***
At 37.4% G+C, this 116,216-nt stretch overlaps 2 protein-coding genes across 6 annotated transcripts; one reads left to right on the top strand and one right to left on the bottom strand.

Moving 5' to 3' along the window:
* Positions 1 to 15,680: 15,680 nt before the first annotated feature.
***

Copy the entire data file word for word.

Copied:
At 37.4% G+C, this 116,216-nt stretch overlaps 2 protein-coding genes across 6 annotated transcripts; one reads left to right on the top strand and one right to left on the bottom strand.

Moving 5' to 3' along the window:
* Positions 1 to 15,680: 15,680 nt before the first annotated feature.